Issue Number Eight: Hacks, Leaks, and Breaches

Edited by: E. Gabriella Coleman and Christopher M. Kelty

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February 2017: Hardly a day passes without news of a major hack, leak, or breach; with the scale of computer use and reliance on digital forms of data, no sector of society is immune to these data dumps, infiltrations, and floods. From the surveillance of dissidents to the hacking of elections to the weaponization of memes, hacking is changing in character, and it is changing the world. In this issue we ask whether hacking and hacks have crossed a techno-political threshold: how are hacks, leaks and breaches transforming our world, creating new collectives, and changing our understanding of security and politics. How has the relationship of hacking and hackers to their own collectives, to governments, and to the tools and techniques been transformed recently? What does it mean to be a hacker these days, and how does it differ from engineering, from “cyber-security,” from information warfare or from hacktivism?

Contributors: Claudio Guanieri, Nils Gilman, Jesse Goldhammer, Steve Weber, Finn Brunton, Matthew Jones, Molly Sauter, Rebecca Slayton, Adam Fish, Luca Follis, Mustafa Al-Bassam, Sara Tocchetti, Paula Bialski, E. Gabriella Coleman, Robert Tynes, Philip Di Salvo, Sarah Myers West, Naomi Colvin, Lorenzo Francheschi-Bicchierai, Ashley Gorham, Joan Donovan, Renée Ridgway, Goetz Bachmann, Tor Ekeland, David Murakami-Wood and Michael Carter, Kim Zetter. With science fiction by Cory Doctorow.

With Illustrations by Amisha Gadani

Hacktoids (or, The Limn Index)

Limn tapped its extensive network of underground operatives to bring you this extraordinary list of facts about hacks, leaks, and breaches.

Car Wars

A self-driving car is a computer you put your body in. Fiction by Cory Doctorow

The spy who pwned me

How did we get to state-sponsored hacking? Matt Jones traces the legal authorities and technical capacities that have transformed the power of the nation-state since the 1990s.

Who’s hacking whom?

What can you do with a Tor exploit? Renée Ridgway discusses an ethical dilemma for security researchers, a surreptitious game of federal investigators, and the state of online anonymity today.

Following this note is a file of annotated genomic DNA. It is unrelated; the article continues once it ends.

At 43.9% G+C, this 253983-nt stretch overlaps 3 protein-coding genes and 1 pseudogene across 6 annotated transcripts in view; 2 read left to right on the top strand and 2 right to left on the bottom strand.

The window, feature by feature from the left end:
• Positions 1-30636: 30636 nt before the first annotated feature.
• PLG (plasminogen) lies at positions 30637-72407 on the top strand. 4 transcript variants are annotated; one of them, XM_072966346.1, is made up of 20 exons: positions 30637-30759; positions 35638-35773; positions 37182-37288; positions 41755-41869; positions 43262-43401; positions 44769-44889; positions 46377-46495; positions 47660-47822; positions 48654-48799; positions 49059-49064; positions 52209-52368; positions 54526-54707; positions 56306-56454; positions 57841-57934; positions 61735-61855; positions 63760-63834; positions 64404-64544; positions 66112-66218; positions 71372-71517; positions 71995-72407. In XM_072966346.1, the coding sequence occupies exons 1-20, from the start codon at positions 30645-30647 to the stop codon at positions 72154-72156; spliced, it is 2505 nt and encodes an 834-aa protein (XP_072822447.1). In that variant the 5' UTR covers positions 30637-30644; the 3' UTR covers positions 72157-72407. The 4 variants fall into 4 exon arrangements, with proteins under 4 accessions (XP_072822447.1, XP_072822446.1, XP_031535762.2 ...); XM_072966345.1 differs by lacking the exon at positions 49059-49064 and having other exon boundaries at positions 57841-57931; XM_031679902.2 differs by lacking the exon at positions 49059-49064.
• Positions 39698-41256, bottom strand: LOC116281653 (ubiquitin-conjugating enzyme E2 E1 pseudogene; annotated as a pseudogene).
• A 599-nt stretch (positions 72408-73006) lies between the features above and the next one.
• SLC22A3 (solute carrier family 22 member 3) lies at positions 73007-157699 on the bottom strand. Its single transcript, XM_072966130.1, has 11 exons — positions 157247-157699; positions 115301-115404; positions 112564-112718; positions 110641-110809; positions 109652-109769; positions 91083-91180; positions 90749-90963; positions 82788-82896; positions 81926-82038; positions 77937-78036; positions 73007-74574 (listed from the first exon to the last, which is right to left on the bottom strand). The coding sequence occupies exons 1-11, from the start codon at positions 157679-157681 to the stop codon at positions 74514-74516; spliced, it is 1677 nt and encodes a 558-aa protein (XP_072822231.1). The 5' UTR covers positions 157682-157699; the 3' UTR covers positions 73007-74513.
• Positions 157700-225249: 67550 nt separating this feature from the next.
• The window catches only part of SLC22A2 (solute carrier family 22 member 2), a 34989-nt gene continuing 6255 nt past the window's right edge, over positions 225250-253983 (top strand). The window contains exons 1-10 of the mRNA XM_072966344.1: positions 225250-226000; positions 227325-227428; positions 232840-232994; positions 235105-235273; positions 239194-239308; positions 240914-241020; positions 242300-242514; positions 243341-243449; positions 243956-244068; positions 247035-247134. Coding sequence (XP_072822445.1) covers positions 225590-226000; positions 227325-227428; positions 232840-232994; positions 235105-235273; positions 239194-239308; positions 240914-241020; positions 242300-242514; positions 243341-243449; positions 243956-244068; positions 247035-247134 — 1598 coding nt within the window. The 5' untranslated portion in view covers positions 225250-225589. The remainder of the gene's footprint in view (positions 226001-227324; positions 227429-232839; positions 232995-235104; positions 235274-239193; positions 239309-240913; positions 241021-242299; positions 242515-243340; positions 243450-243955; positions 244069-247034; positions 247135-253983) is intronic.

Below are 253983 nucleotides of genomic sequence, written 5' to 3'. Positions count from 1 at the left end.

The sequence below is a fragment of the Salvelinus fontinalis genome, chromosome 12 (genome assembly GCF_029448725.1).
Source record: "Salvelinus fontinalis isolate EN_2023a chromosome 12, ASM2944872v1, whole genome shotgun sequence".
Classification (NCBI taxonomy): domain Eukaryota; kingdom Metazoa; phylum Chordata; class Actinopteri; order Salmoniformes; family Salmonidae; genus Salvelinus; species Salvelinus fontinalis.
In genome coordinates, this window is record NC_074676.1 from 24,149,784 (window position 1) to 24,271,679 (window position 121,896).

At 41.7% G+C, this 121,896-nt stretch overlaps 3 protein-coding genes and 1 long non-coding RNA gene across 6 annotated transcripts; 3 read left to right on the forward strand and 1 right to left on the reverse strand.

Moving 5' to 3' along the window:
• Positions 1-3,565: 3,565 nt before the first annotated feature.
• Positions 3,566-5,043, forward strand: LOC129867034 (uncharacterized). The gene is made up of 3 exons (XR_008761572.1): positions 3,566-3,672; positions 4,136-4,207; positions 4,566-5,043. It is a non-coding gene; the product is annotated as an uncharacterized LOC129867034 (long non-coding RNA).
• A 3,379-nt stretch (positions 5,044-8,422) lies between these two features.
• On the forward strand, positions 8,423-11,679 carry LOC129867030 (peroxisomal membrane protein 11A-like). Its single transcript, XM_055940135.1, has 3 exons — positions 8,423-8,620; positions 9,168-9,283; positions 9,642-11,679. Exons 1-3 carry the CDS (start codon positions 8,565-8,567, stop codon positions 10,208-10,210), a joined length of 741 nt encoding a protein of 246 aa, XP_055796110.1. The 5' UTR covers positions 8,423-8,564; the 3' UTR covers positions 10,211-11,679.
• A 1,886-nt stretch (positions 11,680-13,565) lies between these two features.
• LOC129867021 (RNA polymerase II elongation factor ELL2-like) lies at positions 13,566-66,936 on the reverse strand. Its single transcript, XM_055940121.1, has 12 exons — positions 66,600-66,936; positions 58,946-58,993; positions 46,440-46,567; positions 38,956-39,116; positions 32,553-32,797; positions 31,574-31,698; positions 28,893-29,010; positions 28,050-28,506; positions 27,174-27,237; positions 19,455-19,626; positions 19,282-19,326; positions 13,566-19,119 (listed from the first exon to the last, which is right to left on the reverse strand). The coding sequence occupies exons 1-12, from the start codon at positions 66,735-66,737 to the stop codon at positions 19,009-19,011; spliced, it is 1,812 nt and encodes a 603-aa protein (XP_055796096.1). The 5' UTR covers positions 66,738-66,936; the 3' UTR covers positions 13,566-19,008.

Hacker Madness

Defense lawyer Tor Ekeland gives us an up-close, first-person view of a widespread pathology: how misplaced fear and hysteria is driving an over-reaction to the positive work that hackers can do.

Interview: Mustafa Al-Bassam

Limn talks with security expert Mustafa Al-Bassam (a.k.a “tflow”) about the responsibility for information security, the incentive problems it creates and the available solutions.

What Is To Be Hacked?

Security is no longer a privilege of the few, or a commodity in the hands of those few who can afford it. Claudio (“nex”) Guarnieri explains why civil society isn’t going to secure itself, and why it needs help from hackers.

Interview: Lorenzo Franceschi-Bicchierai

Journalist Lorenzo Franceschi-Bicchierai talks with Limn about the details of the DNC hacks, making sense of leaks, and being a journalist working on hackers today.

Interview: Kim Zetter

Cybersecurity journalist Kim Zetter talks with Limn about infrastructure hacking, the DNC hacks, the work of reporting on hackers and much more.

The Public Interest Hack

How are hacking and leaking related? Gabriella Coleman introduces us to the “public interest hack” and explains how it emerged.

Utopian Hacks

Not all engineers create equally. Götz Bachmann takes us inside the labs of “radical engineers” and the starkly different futures they imagine for us.

Power Down

OMG! Hackers take down energy grid! David Murakami Wood and Michael Carter calmly explain the how and why (or why not) of infrastructure hacking today.

The Logic of Leaks, reconsidered

Are leaks fast and slow? Does their “illicit aura” matter? Naomi Colvin dives into the debate about leaking and the politics of journalism today.


Philip Di Salvo explores the trading zone between journalism and hacking.

The Illicit Aura of Information

Does the unfiltered, illicit status of a leak change the nature of information? Molly Sauter offers a consideration of the half-life of stolen data.

Refuse and Resist!

Joan Donovan dives into the dumpster of the Internet, and comes up holding some tasty ideas about what “doxing” means today and yesterday.

I am Not a Hacker

The term “hacker” is notoriously slippery. Paula Bialski dives into the practices and micropolitics of self-proclaimed non-hackers

When GhostSec Goes Hunting

GhostSec engaged in vigilante counter-terrorism against ISIS. Robert Tynes explores whether this makes them part of the state, part of civil society, or part of empire.

Survival of the Cryptic

Should we have privacy for the weak and transparency for the powerful? Sarah Myers West reminds us that we’ve been agonizing over this question since at least the 1990s, when the cypherpunks first started discussing it.

The Extortion Stack

Finn Brunton explores the dream of the perfect leak, and what a science fiction story can tell us about the state of truth today.

Can You Secure an Iron Cage?

Are bureaucracies defensible? Nils Gilman, Jesse Goldhammer, and Steven Weber explore the Office of Personnel Management hack, and what it tells us about the inherent vulnerabilities of bureaucratic organizations in a digital age.

Limn Number 8 is Underway

Check this space regularly for updates. We will be posting lots more here over the coming weeks in February and March!